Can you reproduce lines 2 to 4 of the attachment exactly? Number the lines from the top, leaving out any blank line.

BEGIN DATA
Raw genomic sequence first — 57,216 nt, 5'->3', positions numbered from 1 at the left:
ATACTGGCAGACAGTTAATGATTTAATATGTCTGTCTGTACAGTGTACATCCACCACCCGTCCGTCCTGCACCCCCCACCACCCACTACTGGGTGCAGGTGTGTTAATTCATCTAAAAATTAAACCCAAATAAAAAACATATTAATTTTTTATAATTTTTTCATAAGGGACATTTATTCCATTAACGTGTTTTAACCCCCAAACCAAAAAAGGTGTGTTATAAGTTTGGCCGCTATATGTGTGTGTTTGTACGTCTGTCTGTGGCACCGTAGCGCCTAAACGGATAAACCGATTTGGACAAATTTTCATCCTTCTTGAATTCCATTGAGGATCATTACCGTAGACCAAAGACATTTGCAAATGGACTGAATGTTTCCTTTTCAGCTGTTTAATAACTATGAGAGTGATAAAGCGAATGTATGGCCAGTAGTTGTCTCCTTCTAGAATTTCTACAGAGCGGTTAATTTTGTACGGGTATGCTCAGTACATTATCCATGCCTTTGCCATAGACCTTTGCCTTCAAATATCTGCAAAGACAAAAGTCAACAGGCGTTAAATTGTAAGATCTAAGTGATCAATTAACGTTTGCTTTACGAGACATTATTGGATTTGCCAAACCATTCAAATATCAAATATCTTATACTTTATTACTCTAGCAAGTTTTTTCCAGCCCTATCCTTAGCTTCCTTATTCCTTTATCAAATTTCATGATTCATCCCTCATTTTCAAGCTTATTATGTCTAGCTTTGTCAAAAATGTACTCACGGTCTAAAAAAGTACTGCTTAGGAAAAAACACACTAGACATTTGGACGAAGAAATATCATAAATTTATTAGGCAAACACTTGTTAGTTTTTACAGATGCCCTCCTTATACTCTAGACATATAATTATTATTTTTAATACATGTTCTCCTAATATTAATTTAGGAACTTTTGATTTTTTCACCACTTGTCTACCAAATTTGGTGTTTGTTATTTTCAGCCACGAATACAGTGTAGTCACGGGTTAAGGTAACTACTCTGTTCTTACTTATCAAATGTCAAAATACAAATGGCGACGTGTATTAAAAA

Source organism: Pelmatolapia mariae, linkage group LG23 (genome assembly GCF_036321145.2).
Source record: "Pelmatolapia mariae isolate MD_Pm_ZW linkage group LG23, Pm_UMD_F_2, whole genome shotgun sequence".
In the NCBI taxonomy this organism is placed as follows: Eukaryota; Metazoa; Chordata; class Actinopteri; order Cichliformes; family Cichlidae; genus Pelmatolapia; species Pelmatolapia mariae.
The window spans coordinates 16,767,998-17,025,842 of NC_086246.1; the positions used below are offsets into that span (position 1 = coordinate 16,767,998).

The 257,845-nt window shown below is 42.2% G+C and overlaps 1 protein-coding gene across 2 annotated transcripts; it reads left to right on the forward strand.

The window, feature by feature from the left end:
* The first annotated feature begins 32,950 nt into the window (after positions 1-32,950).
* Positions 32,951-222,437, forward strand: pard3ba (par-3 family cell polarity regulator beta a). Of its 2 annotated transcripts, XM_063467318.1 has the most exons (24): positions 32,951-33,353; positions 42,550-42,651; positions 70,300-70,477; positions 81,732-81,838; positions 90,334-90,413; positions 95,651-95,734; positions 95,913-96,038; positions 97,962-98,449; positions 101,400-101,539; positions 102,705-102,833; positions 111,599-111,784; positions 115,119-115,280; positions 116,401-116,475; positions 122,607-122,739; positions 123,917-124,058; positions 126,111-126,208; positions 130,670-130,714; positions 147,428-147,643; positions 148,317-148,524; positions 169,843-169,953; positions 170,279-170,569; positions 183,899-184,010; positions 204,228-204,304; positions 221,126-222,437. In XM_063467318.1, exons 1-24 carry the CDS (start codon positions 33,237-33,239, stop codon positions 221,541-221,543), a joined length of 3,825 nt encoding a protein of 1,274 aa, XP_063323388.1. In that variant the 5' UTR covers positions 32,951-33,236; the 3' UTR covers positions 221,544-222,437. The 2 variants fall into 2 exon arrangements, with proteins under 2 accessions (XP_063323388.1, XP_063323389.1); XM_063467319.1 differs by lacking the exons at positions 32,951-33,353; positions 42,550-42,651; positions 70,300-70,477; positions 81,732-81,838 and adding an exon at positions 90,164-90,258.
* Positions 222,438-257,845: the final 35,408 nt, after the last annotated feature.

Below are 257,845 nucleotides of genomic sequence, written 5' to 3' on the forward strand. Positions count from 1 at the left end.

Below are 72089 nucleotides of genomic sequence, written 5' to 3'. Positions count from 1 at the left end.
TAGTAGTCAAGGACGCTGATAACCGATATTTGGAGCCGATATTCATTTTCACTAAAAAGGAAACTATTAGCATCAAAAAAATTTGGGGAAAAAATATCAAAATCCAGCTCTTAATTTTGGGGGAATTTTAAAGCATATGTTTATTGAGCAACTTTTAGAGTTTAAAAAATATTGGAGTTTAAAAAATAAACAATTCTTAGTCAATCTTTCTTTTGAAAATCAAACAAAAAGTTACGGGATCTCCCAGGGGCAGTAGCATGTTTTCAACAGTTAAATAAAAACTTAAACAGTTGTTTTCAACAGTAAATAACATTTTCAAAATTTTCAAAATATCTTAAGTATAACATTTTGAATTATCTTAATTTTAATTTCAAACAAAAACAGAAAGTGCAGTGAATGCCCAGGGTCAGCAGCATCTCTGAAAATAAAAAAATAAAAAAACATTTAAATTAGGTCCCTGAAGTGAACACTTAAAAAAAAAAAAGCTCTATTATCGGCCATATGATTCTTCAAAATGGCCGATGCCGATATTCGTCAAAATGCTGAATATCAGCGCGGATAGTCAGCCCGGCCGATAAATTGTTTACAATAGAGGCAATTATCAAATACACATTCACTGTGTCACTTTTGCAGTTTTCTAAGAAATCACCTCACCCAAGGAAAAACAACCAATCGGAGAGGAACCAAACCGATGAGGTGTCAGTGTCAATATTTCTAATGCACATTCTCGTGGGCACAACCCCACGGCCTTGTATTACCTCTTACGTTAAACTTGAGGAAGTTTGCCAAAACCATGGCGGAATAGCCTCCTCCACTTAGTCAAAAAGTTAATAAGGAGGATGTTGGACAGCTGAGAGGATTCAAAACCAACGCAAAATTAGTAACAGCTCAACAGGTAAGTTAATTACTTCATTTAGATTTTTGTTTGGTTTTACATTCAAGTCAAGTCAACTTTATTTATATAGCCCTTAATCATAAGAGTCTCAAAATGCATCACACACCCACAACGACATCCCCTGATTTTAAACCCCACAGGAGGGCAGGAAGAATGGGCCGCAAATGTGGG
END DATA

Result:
ATACTGGCAGACAGTTAATGATTTAATATGTCTGTCTGTACAGTGTACATCCACCACCCGTCCGTCCTGCACCCCCCACCACCCACTACTGGGTGCAGGTGTGTTAATTCATCTAAAAATTAAACCCAAATAAAAAACATATTAATTTTTTATAATTTTTTCATAAGGGACATTTATTCCATTAACGTGTTTTAACCCCCAAACCAAAAAAGGTGTGTTATAAGTTTGGCCGCTATATGTGTGTGTTTGTACGTCTGTCTGTGGCACCGTAGCGCCTAAACGGATAAACCGATTTGGACAAATTTTCATCCTTCTTGAATTCCATTGAGGATCATTACCGTAGACCAAAGACATTTGCAAATGGACTGAATGTTTCCTTTTCAGCTGTTTAATAACTATGAGAGTGATAAAGCGAATGTATGGCCAGTAGTTGTCTCCTTCTAGAATTTCTACAGAGCGGTTAATTTTGTACGGGTATGCTCAGTACATTATCCATGCCTTTGCCATAGACCTTTGCCTTCAAATATCTGCAAAGACAAAAGTCAACAGGCGTTAAATTGTAAGATCTAAGTGATCAATTAACGTTTGCTTTACGAGACATTATTGGATTTGCCAAACCATTCAAATATCAAATATCTTATACTTTATTACTCTAGCAAGTTTTTTCCAGCCCTATCCTTAGCTTCCTTATTCCTTTATCAAATTTCATGATTCATCCCTCATTTTCAAGCTTATTATGTCTAGCTTTGTCAAAAATGTACTCACGGTCTAAAAAAGTACTGCTTAGGAAAAAACACACTAGACATTTGGACGAAGAAATATCATAAATTTATTAGGCAAACACTTGTTAGTTTTTACAGATGCCCTCCTTATACTCTAGACATATAATTATTATTTTTAATACATGTTCTCCTAATATTAATTTAGGAACTTTTGATTTTTTCACCACTTGTCTACCAAATTTGGTGTTTGTTATTTTCAGCCACGAATACAGTGTAGTCACGGGTTAAGGTAACTACTCTGTTCTTACTTATCAAATGTCAAAATACAAATGGCGACGTGTATTAAAAA

Source organism: Pelmatolapia mariae, linkage group LG23 (genome assembly GCF_036321145.2).
Source record: "Pelmatolapia mariae isolate MD_Pm_ZW linkage group LG23, Pm_UMD_F_2, whole genome shotgun sequence".